Mike_Said

It’s been a busy 7 days or so. Getting up early, not getting home until 10 or later. I’ve been really wanting to connect with people, but time and energy has been in short supply. Hopefully I’ll be able to make up for it soon.

We’ve had a few ups and downs while being here, literally and figuratively. This week the house we went to gut had a strange effect on me. Eddie from last week told us that he could barely get anything done on his house before we showed up, because he would start and then just get sad and slowed until he stopped. I kind of felt that way in the house this week. We had lots of things in our favor. Tempurature, breeze, shade, most items were removed from the house, a good team, very nice homeowner- but nevertheless, it was painstakingly slow. And hard. Not to mention that the house had the worst termite damage I’ve ever seen. I even fell through the floor up to my waist (one leg only, thank goodess). But don’t tell my mom that or she might get worried.

In other news, we are starting a small group made up of the mercy response people (5 total, including us). I am really looking forward to this, as God seems to be doing something already. I am already wishing I could take all these wonderful people back to my neighborhood to live in columbus.

I still intend to tweak and then eventually revamp the Mercy Response website, but it’s been a slow start because we’ve been so busy in other areas. Hopefully I’ll finally be able to get in contact with their web people soon and get that ball rolling.

And finally, we’ve got a new project to work on- and it needs to happen fast. We have been assigned to a community outreach, not in kenner, but a much more badly hit area of town. It will be a 4th of July BBQ. We’re going to have to canvas the neighborhood, put up fliers, cook the food, pray and hope for the best. Hopefully it will bless people. So if you’re the praying sort, we could use favor with them as we invite.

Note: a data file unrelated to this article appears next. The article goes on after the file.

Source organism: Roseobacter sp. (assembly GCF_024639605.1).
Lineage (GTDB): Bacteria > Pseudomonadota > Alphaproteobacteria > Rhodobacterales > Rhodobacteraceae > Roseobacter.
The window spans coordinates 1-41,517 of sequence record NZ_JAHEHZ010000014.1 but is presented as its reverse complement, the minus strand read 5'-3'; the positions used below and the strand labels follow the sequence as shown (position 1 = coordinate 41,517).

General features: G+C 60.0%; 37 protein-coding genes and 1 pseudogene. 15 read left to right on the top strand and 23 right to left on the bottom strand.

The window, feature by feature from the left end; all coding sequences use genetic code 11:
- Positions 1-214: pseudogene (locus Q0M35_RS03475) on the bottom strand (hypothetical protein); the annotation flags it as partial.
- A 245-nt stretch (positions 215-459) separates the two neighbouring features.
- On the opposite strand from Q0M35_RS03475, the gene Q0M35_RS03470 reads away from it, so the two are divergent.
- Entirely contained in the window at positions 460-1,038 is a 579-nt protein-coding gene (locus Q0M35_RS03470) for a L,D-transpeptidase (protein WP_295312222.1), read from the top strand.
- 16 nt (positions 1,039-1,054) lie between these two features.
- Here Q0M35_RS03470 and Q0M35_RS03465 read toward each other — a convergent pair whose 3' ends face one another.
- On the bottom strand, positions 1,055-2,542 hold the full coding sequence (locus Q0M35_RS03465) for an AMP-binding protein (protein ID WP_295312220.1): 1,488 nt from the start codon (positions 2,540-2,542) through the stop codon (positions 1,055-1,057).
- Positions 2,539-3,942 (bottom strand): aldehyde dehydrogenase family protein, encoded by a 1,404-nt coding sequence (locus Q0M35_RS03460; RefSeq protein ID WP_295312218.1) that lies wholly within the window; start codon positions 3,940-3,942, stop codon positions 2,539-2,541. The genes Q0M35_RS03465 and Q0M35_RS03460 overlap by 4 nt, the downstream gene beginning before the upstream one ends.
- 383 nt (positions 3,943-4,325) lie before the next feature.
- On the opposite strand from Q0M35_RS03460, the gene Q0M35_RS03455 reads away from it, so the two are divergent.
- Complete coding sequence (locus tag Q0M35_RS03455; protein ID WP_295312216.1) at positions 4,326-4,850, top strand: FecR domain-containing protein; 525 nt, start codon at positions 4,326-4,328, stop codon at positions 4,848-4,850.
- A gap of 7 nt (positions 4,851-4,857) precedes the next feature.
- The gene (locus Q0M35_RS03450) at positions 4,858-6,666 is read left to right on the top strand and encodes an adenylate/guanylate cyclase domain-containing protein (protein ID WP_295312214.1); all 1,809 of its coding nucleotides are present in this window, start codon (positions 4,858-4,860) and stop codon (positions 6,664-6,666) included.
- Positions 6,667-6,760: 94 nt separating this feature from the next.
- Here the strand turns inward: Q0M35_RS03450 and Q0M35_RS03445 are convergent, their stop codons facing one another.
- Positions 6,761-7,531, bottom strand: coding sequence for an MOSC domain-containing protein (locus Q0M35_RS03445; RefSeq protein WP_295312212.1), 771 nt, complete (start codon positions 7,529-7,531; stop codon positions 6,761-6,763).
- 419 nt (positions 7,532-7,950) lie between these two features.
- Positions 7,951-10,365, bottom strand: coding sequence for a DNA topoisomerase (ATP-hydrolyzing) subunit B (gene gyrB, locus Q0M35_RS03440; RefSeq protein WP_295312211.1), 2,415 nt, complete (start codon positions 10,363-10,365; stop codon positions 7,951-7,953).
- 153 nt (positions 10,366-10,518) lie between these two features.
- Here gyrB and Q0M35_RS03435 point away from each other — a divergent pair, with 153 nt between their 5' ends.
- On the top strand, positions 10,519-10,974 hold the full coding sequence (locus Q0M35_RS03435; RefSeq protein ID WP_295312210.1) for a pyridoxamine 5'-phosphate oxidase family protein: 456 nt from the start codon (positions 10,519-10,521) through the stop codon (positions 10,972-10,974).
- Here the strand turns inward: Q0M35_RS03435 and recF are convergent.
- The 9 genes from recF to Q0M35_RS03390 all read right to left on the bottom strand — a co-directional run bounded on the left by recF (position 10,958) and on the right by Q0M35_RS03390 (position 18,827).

All right, all right- it’s getting to be dinner time and Phil’s cooking (my roomie) and HE IS THE BOMB on the grill – I’m not going to miss any of that!!!

1 comment June 28th, 2006

From Sea to Shining Sea

Lora_Said

One of the more interesting facets of our job that I did not anticipate is the cultural differences that emerge between the different teams that come down to serve. Just since I’ve been here, we’ve had teams from Tennessee, Ohio, Iowa, Illinois and Indiana. Our Mercy Response team members come from Louisiana, Nebraska, Iowa, Alabama and Ohio! By the end of the month, we’ll have had teams come in from Indiana, Oklahoma, Nebraska, California, Michigan, and Illinois!

A team from Chattanooga is currently here, and I just got done listening to a girl describe an eclair as “a really fancy Twinkie.”

In other news, I found some people to go see Superman Returns with us later this week. Rock on.

4 comments June 27th, 2006

Eddie

Lora_Said

We went out house gutting again today. I must say, as the days go on, my aversion to it grows less and less. I’ve gotten quite efficient at pulling down trim and drywall–er, “sheetrock”–and almost enjoy it. Well… not the hot, sweaty, moldy part, but the physical labor part. Today, we took the team back and they cashed /out/… And I took my shower, ate, dinner and am ready to go. Mike called ’em rookies. 😉 Going back to a desk job might not be all it’s cracked up to be… I like moving during the day.

But… in the team’s defense, I did spend a good half hour slacking talking to the home owner today. Remember Laurie and Jeremy who we worked with most of last week? We worked on her brother-in-law’s home today. He was so charming! I absolutely loved him! He worked with us all day long, sweating as much as (or more than) we did. I told him, “Eddie, you’re working waaay too hard! We came out here so you *didn’t* have to work!” He told me that he can’t just watch people work. He said just one time he hired someone to do work for him–a kid to mow his lawn–and he couldn’t stand watching him so he went out, and helped him finish! Then he paid him anyway! (Sounds like a favorite grandfather of mine…)